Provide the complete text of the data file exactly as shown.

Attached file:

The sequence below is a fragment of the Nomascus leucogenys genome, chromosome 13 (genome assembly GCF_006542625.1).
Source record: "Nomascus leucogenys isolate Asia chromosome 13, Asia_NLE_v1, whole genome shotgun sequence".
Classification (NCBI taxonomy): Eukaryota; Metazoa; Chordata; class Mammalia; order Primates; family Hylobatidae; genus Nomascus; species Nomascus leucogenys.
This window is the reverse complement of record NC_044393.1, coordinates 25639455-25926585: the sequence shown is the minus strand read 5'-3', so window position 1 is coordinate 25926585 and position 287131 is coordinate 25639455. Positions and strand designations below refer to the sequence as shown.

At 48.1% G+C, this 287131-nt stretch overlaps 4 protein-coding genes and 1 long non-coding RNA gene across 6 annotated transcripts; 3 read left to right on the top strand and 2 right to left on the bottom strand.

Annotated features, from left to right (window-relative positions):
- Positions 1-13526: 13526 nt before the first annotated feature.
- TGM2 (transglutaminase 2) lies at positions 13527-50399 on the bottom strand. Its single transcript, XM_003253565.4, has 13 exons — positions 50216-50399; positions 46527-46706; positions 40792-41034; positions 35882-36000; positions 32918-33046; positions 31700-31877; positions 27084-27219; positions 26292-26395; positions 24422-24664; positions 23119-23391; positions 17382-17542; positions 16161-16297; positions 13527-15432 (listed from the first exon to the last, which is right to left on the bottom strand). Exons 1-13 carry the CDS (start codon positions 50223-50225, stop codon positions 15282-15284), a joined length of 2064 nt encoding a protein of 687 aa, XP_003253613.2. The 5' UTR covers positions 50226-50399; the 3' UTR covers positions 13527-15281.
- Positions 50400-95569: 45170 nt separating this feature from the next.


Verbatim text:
The sequence below is a fragment of the Nomascus leucogenys genome, chromosome 13 (genome assembly GCF_006542625.1).
Source record: "Nomascus leucogenys isolate Asia chromosome 13, Asia_NLE_v1, whole genome shotgun sequence".
Classification (NCBI taxonomy): Eukaryota; Metazoa; Chordata; class Mammalia; order Primates; family Hylobatidae; genus Nomascus; species Nomascus leucogenys.
This window is the reverse complement of record NC_044393.1, coordinates 25639455-25926585: the sequence shown is the minus strand read 5'-3', so window position 1 is coordinate 25926585 and position 287131 is coordinate 25639455. Positions and strand designations below refer to the sequence as shown.

At 48.1% G+C, this 287131-nt stretch overlaps 4 protein-coding genes and 1 long non-coding RNA gene across 6 annotated transcripts; 3 read left to right on the top strand and 2 right to left on the bottom strand.

Annotated features, from left to right (window-relative positions):
- Positions 1-13526: 13526 nt before the first annotated feature.
- TGM2 (transglutaminase 2) lies at positions 13527-50399 on the bottom strand. Its single transcript, XM_003253565.4, has 13 exons — positions 50216-50399; positions 46527-46706; positions 40792-41034; positions 35882-36000; positions 32918-33046; positions 31700-31877; positions 27084-27219; positions 26292-26395; positions 24422-24664; positions 23119-23391; positions 17382-17542; positions 16161-16297; positions 13527-15432 (listed from the first exon to the last, which is right to left on the bottom strand). Exons 1-13 carry the CDS (start codon positions 50223-50225, stop codon positions 15282-15284), a joined length of 2064 nt encoding a protein of 687 aa, XP_003253613.2. The 5' UTR covers positions 50226-50399; the 3' UTR covers positions 13527-15281.
- Positions 50400-95569: 45170 nt separating this feature from the next.